People know they like. The 200 gram full weight King Crimson vinyl pressing of In the Court of The Crimson King for instance, had had to be repressed three times to keep up with demand, in runs of 500 to 1,000 each time. That’s the stuff Stothers would increasingly like focus on. “I’ve always sort of wanted to be doing 180 gram or better as the market I’d prefer to be servicing. Those are the people with reasonable turntables who are going to be looking at it and going…Its 180 grams, and yeah that’s the price, but I’ll buy it ! ”
In many respects, vinyl is a format ideally suited to impulse buying. People suddenly see in the racks a cherished object from their past – like an old friend that’s been forgotten about – and they want to reclaim it. When Stothers imagines his customers, are they mainly the middle aged boomers who never really fell out of love with the LP, and with the gatefold ? “I think it was, but I don’t think it is now. I’ve got a daughter who’s old enough to be at university, and her boyfriend got a turntable for his birthday. His dad turned 50 and his mates chipped in and got him a turntable because his son had one. That’s the spectrum we’re now talking about. ”
Sure, there is the some truth to the stereotype of the grey-haired fellow in the second hand shop flicking through the racks looking for a bargain, or for that elusive Bowie album on vinyl…”But the vinyl scene is now across all age groups. That’s one reason why I’m opening a shop.” [on Mt Eden Road, later this month] Sure, he adds, New Zealand doesn’t have quite the same wealthy elite as in fashionable London stores like Rough Trade East, where the store can routinely charge 20 pounds for a bit of vinyl. But some price expectation is built in, even here in New Zealand. “That’s the good side of the [vinyl] industry. It isn’t discounted. No one feels that it has to be cheap.”
Vinyl will always be there. It may be the last format, Stothers believes, even after the CD has gone the way of the 8 track cartridge and the cassette. Have I heard, he asks, of an artist called Delaney Davidson ? The Christchurch guy? “Yeah…Well, some 50% of the orders for his new album were for the vinyl. And I sold out of vinyl before the CD. I didn’t get enough of either, but half the orders were for the vinyl.” Same with the re-orders, which are running at about 75-80 % in favour of the vinyl. “People want that real package. “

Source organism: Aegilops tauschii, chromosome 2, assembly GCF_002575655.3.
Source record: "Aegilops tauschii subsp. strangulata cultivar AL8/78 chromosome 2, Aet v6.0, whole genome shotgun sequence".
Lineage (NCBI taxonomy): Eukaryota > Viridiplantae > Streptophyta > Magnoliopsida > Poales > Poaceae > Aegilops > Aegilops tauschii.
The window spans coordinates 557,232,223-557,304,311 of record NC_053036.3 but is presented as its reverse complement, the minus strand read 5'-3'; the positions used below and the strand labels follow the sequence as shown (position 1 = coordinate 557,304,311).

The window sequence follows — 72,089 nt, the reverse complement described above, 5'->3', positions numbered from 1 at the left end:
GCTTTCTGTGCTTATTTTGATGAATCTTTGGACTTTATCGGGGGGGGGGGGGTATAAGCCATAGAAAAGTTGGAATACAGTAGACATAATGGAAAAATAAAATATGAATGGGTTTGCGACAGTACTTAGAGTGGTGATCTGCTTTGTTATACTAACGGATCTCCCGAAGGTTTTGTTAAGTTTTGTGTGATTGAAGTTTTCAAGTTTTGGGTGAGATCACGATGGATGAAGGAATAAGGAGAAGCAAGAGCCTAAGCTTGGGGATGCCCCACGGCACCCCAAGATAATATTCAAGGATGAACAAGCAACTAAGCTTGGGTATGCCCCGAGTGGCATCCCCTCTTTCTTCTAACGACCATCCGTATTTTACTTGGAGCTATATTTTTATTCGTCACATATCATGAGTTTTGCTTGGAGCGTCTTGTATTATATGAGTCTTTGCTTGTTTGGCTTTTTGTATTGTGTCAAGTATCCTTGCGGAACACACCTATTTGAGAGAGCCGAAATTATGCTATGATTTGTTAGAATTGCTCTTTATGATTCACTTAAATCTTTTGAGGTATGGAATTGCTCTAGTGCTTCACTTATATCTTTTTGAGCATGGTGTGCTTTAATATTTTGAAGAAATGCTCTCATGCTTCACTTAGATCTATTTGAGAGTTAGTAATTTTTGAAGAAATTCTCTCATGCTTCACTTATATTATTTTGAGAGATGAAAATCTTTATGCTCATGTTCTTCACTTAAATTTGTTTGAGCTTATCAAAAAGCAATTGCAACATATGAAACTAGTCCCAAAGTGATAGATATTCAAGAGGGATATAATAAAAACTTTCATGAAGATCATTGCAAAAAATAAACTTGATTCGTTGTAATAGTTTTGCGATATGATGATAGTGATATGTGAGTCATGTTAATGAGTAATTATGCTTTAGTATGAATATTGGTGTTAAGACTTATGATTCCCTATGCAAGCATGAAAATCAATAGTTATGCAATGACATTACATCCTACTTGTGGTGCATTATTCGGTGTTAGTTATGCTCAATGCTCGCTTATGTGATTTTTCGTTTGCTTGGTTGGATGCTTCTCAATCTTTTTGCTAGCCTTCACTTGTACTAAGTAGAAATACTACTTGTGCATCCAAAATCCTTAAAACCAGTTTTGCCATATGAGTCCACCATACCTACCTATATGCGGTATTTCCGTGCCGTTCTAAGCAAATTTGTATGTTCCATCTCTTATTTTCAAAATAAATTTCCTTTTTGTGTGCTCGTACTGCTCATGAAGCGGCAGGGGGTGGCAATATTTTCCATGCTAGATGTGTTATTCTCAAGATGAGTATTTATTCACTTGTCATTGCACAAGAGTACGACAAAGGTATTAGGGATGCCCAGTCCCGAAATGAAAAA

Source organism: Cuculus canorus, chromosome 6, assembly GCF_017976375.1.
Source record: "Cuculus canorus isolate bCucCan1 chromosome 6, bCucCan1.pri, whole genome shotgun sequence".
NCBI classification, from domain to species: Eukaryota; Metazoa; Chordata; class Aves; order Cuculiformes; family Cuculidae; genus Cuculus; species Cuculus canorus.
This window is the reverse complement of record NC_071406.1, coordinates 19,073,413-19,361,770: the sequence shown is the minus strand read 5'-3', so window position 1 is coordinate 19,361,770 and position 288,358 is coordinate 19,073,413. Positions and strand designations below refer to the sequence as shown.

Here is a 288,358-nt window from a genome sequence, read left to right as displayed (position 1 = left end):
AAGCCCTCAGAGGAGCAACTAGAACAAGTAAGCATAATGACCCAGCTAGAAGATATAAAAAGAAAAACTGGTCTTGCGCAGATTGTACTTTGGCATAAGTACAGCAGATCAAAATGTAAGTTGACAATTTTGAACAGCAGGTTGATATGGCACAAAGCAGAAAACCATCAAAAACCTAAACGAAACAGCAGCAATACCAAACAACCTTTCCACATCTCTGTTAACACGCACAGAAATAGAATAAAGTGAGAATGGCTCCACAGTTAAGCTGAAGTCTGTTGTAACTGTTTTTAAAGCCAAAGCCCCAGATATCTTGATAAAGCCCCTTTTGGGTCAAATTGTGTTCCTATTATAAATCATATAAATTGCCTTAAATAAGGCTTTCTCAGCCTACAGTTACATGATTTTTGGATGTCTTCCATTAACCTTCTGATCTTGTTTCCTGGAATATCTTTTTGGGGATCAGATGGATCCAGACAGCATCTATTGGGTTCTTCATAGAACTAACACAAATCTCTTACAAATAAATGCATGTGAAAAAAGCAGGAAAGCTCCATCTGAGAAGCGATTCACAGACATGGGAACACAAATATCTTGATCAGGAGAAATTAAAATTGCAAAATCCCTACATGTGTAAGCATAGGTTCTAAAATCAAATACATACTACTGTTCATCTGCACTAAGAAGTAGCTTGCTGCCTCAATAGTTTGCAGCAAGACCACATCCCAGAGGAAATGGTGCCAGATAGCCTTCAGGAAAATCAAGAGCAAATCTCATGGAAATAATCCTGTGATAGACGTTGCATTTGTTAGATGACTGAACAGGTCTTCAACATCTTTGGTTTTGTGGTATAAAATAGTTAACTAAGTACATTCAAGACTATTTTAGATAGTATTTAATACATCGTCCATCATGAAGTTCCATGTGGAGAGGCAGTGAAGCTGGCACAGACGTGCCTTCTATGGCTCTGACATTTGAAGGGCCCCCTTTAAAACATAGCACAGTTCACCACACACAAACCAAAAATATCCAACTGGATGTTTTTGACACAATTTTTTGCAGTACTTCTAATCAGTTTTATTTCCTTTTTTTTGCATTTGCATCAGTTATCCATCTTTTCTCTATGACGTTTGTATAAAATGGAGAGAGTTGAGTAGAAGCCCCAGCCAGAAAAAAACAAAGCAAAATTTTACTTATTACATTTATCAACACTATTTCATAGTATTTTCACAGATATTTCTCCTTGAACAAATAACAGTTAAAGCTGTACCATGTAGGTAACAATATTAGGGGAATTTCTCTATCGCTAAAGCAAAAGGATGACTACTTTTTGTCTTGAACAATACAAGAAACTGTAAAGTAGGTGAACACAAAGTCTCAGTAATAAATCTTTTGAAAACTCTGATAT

In sum, the return to vinyl is about retaining a human dimension to music. Word of mouth, Stothers believes, is therefore essential to the wellbeing of stores like Evil Genius, perhaps even more so than having a presence online. For years, Slowboat and the late lamented Records Records in Dunedin put a human face to the storage and selling of music. The younger likes of the Evil Genius crew are very much about picking up the same torch. While providing some good coffee.
“There’s definitely a need for a good coffee shop in Berhampore,” James says with his usual positivity. “ I know that much. When we were painting the exterior, one of the things passers-by kept on asking was whether there would be coffee. We’ve got listening posts at the store, incorporated right in the café. So hopefully…people will come along, get a coffee, put a record on that they’ve never heard before and go whoah, that’s pretty damn good…”
He laughs. No- one, he concedes, is ever going to get rich out of this operation. “ We’re pretty humble dudes, though. We’re not in it for the money. We’re in it for the love.”